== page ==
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Sounding out technology.
Composing in code.

An Afternoon Between John Zorn’s Ears (San Francisco)

There’s a large, geometrically accomplished, bright white room on the top floor of the Contemporary Jewish Museum in San Francisco. To inaugurate the Daniel Libeskind-designed museum’s opening last year, John Zorn was invited to curate a series of recordings to be played in that room, on a rotating schedule: The Aleph-Bet Sound Project. Other than a few benches, some explanatory documentation, and the bodies of fellow museum-goers, nothing else is in the room, the Stephen & Marielle Leavitt ‘Yud’ Gallery (reads the CJM website, thecjm.org: “65-foot ceiling … 36 diamond-shaped skylights”). If there is a distinction to be drawn between sound art and sound as art, this is arguably the latter.

I’ve entered that spacious, THX 1138-style room twice, the second time this past Sunday, January 4 (that had been the scheduled closing day of the event, but it’s now been extended through February 1). I was returning largely because the Alvin Curran piece wasn’t on the rotation when I’d first visited, shortly after the museum opened to the public last year.

I arrived on Sunday in time for the work by New York sound couple Marina Rosenfeld and Raz Mesinai, early enough to be greeted by the closing vociferous clanging of z’ev‘s “For Lillith,” which played like endless encompassing circles of infinite, rusty old cymbals, colliding into each other way up in cymbal heaven. The Rosenfeld-Mesinai piece, “Tzadik ’00” (Tzadik is the name of Zorn’s record label), opens with a prayer bowl sound, and then veers into digitized clamor, with spoken syllables ever so lightly digitized, just barely beyond verbal recognition.

A measure of the collective work’s variety, the Rosenfeld-Mesinai ended in time for “Tell Me That Before” by David Greenberger, whose ongoing Duplex Planet project — in zines, on CDs, in performance, and in other formats — collects the musings of elderly Americans. “Tell Me That Before,” with its hazy recollections of childhood in Baltimore, among other subjects, didn’t disappoint. Most of the monologues were backed by a mix of piano, bass, drums, and a mallet instrument. That the anecdotes were often accented with precisely placed notes cemented the work as a proper composition. The final segment featured birdsong and maudlin violin as an aural backdrop.

Out-jazz cellist Erik Friedlander‘s “50 Gates of Understanding” contribution to the Aleph-Bet Sound Project was reminiscent of much of the Tzadik label work he has recorded: modal jazz settings for heady, whirling improvisations on indelible themes. Friedlander’s is a sound that is at once deeply old world and of the moment. (The corner of 3rd Street and Mission in San Francisco has provided a second home of late to Friedlander; his father, the great gestural photographer Lee Friedlander, last year had a major career retrospective at the nearby SFMOMA, at which the younger Friedlander performed a concert.)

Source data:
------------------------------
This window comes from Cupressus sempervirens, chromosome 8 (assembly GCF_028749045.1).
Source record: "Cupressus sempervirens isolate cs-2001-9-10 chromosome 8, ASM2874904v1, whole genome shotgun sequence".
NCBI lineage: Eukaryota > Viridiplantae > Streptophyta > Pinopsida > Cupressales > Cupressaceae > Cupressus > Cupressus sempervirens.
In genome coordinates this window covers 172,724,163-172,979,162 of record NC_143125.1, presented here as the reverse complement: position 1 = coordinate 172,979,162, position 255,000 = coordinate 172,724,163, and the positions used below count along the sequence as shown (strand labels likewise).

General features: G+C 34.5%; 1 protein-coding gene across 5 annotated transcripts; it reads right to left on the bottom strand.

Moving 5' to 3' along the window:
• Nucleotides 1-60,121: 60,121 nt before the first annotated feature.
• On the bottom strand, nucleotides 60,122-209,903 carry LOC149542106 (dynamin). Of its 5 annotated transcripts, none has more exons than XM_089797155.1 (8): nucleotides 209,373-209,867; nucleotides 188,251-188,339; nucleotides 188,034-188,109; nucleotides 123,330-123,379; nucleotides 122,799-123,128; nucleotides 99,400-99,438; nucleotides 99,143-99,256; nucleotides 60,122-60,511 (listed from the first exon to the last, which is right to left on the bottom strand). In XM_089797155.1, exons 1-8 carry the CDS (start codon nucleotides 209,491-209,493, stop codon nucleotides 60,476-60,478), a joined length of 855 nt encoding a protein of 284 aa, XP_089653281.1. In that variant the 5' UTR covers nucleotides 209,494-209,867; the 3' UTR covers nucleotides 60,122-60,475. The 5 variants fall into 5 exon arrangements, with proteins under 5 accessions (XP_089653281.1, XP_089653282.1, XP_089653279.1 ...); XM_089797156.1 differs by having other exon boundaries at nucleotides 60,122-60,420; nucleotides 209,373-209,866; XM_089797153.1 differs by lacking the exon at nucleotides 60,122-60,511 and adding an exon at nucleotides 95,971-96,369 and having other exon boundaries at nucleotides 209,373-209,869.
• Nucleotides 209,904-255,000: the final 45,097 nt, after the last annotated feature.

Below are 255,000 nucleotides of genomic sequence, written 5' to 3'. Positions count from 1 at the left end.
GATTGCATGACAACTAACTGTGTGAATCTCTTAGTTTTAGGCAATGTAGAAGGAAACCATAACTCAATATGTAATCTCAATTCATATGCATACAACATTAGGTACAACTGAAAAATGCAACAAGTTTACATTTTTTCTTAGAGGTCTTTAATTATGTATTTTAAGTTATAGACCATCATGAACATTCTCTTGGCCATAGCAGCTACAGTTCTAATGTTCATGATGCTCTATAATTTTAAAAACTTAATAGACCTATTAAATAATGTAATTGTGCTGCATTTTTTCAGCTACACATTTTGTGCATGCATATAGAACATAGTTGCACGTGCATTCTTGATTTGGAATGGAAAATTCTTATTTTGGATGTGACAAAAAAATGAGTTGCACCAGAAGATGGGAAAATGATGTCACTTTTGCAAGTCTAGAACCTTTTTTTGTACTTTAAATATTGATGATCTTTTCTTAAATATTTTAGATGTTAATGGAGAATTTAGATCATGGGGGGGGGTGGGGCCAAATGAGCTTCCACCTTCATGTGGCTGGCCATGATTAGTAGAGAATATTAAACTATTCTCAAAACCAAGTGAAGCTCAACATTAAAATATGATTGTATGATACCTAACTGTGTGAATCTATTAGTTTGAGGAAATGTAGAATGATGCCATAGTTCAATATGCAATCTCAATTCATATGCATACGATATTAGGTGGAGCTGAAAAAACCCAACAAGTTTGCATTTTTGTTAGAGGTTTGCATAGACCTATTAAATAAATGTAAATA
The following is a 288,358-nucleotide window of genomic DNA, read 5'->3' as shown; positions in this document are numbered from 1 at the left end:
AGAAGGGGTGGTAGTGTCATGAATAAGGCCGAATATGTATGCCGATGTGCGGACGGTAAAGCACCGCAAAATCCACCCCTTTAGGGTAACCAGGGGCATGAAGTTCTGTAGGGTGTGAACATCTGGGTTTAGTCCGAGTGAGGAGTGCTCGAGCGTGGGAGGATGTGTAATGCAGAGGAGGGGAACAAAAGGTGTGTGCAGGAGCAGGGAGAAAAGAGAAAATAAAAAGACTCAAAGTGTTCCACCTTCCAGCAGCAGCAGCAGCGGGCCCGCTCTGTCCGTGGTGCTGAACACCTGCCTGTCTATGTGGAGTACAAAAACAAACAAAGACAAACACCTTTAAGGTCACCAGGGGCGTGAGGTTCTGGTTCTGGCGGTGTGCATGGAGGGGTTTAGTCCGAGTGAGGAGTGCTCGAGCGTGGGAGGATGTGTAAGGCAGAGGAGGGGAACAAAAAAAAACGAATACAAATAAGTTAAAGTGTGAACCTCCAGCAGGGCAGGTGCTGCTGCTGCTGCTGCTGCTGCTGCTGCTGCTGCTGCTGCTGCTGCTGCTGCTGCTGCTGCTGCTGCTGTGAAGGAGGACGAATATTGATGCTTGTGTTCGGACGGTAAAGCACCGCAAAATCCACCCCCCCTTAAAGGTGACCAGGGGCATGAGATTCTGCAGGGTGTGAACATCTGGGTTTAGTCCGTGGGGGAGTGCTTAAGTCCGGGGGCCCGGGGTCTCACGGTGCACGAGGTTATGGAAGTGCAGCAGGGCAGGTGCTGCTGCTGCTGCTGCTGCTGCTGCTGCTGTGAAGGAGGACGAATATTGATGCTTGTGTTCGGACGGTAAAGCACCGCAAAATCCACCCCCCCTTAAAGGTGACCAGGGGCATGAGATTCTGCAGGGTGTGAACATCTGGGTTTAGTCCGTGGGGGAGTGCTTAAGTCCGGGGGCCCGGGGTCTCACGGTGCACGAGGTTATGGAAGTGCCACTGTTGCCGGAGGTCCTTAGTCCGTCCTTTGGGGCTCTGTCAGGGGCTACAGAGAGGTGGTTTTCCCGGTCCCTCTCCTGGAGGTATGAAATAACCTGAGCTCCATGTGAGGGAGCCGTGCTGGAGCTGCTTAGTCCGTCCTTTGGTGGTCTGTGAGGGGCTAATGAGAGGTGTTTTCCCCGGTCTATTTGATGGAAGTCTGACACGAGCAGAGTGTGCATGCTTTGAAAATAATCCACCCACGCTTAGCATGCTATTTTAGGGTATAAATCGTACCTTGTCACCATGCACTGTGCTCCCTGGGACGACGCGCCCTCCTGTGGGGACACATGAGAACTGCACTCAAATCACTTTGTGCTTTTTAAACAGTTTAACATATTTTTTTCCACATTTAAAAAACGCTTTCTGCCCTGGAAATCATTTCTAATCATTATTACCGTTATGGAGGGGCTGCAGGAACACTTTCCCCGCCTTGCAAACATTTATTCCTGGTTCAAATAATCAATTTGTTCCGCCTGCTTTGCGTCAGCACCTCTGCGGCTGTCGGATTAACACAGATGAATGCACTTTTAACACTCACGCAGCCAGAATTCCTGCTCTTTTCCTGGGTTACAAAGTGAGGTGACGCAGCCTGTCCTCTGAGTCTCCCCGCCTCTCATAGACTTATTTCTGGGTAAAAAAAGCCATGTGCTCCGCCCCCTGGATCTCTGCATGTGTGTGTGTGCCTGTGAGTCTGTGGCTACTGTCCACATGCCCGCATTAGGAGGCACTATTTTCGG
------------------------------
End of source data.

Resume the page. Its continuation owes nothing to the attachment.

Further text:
Each work in Zorn’s Sound Project takes as its cue a letter in the Hebrew alphabet, the mystical root of the Kabbalah. Yud, the name of the gallery, is one of the letters in the alphabet, and an instructive note on the wall provided a primer on the inner meanings of the characters. At the entry to the museum, in the lobby, there’s a kof, pictured below, on the floor:

That’s the letter selected by Laurie Anderson for her piece, “Kof: I thought I closed the door,” which employs “holosonic audio technology” so that you can only really hear the piece if you’re standing directly on the paperback-size kof on the floor. The piece was louder than it had been during my previous visit, which is to say it was entirely audible, Anderson’s familiar dry delivery amid field recordings and digital effects.

Upstairs, the Curran finally came around to its place in the program, and like each piece in the show, it had its evident roots in Jewish aural culture. Titled “Shin ‘far’ Shofar,” it opened with the blowing of the title instrument, the shofar, an animal horn that emits a deep, resonant bellow that suggests a distant cry. Soon it was followed and joined by halos of by high-pitched overtones, which gathered in intensity. Those tones played push and pull with the shofar, before a heavenly chorus of ahs joined in, along with tapes of singing, first a man’s, then a woman’s, and then a fugue-like setting that found a balance between them, before the shofar sputtered into silence.

The shofar gave Curran’s the most self-evident liturgical vibe of the set, though each, in its own way, employed cultural cues, from the prayer bowl in the Rosenfeld-Mesinai, to the Eastern European holiday-party music of the Friedlander. The room’s expansive whiteness provides an almost self-consciously ethereal quality, and despite its odd shape, there was no awkward echoing or other sonic imaging. That said, the music could have been louder — it never achieved a truly immersive environment, and even the Friedlander and Greenberger at their most exuberant couldn’t drown out the clunk of the parade of fancy Sunday-go-to-museum shoes. The Yud gallery has several lengthy benches, but most visitors chose to lean against the walls, which pitch back about 40 degrees, allowing for a restful, if not entirely reverent, posture.

John Zorn’s The Aleph-Bet Sound Project closes on February 1, just in time for another music-themed enterprise. On February 6, the museum opens Jews on Vinyl: And You Shall Know Us by the Trail of Our Vinyl, which covers Jewish records from the 1940s through the 1980s, ending, as the exhibit’s promotional text jokes, “with the holy trinity of Neil, Barbra, and Barry.”

By Marc Weidenbaum

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